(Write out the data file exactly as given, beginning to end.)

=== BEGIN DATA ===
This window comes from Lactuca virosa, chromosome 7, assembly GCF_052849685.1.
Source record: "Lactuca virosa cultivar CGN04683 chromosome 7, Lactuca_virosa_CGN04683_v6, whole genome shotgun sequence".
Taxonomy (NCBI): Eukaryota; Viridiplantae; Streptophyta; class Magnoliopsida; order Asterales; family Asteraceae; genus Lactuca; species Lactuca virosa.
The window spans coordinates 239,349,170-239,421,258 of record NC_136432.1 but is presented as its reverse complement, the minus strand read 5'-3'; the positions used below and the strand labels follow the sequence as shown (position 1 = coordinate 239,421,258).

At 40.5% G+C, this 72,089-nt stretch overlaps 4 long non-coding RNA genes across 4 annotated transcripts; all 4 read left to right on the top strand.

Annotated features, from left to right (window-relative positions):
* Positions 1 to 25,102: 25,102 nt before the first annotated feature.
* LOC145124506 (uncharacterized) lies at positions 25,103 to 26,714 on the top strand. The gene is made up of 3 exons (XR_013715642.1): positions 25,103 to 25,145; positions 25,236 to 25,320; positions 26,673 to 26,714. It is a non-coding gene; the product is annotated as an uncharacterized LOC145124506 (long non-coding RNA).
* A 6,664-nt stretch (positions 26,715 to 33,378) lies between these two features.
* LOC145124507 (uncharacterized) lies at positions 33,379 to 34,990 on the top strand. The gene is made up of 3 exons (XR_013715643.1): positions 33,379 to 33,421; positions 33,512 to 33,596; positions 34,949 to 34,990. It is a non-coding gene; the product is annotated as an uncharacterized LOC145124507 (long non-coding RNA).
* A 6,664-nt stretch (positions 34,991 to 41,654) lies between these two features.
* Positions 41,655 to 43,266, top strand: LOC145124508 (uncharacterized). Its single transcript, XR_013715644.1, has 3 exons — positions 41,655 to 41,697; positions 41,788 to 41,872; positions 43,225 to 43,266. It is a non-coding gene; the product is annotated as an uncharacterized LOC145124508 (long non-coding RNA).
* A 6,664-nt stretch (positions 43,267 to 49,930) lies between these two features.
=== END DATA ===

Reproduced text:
This window comes from Lactuca virosa, chromosome 7, assembly GCF_052849685.1.
Source record: "Lactuca virosa cultivar CGN04683 chromosome 7, Lactuca_virosa_CGN04683_v6, whole genome shotgun sequence".
Taxonomy (NCBI): Eukaryota; Viridiplantae; Streptophyta; class Magnoliopsida; order Asterales; family Asteraceae; genus Lactuca; species Lactuca virosa.
The window spans coordinates 239,349,170-239,421,258 of record NC_136432.1 but is presented as its reverse complement, the minus strand read 5'-3'; the positions used below and the strand labels follow the sequence as shown (position 1 = coordinate 239,421,258).

At 40.5% G+C, this 72,089-nt stretch overlaps 4 long non-coding RNA genes across 4 annotated transcripts; all 4 read left to right on the top strand.

Annotated features, from left to right (window-relative positions):
* Positions 1 to 25,102: 25,102 nt before the first annotated feature.
* LOC145124506 (uncharacterized) lies at positions 25,103 to 26,714 on the top strand. The gene is made up of 3 exons (XR_013715642.1): positions 25,103 to 25,145; positions 25,236 to 25,320; positions 26,673 to 26,714. It is a non-coding gene; the product is annotated as an uncharacterized LOC145124506 (long non-coding RNA).
* A 6,664-nt stretch (positions 26,715 to 33,378) lies between these two features.
* LOC145124507 (uncharacterized) lies at positions 33,379 to 34,990 on the top strand. The gene is made up of 3 exons (XR_013715643.1): positions 33,379 to 33,421; positions 33,512 to 33,596; positions 34,949 to 34,990. It is a non-coding gene; the product is annotated as an uncharacterized LOC145124507 (long non-coding RNA).
* A 6,664-nt stretch (positions 34,991 to 41,654) lies between these two features.
* Positions 41,655 to 43,266, top strand: LOC145124508 (uncharacterized). Its single transcript, XR_013715644.1, has 3 exons — positions 41,655 to 41,697; positions 41,788 to 41,872; positions 43,225 to 43,266. It is a non-coding gene; the product is annotated as an uncharacterized LOC145124508 (long non-coding RNA).
* A 6,664-nt stretch (positions 43,267 to 49,930) lies between these two features.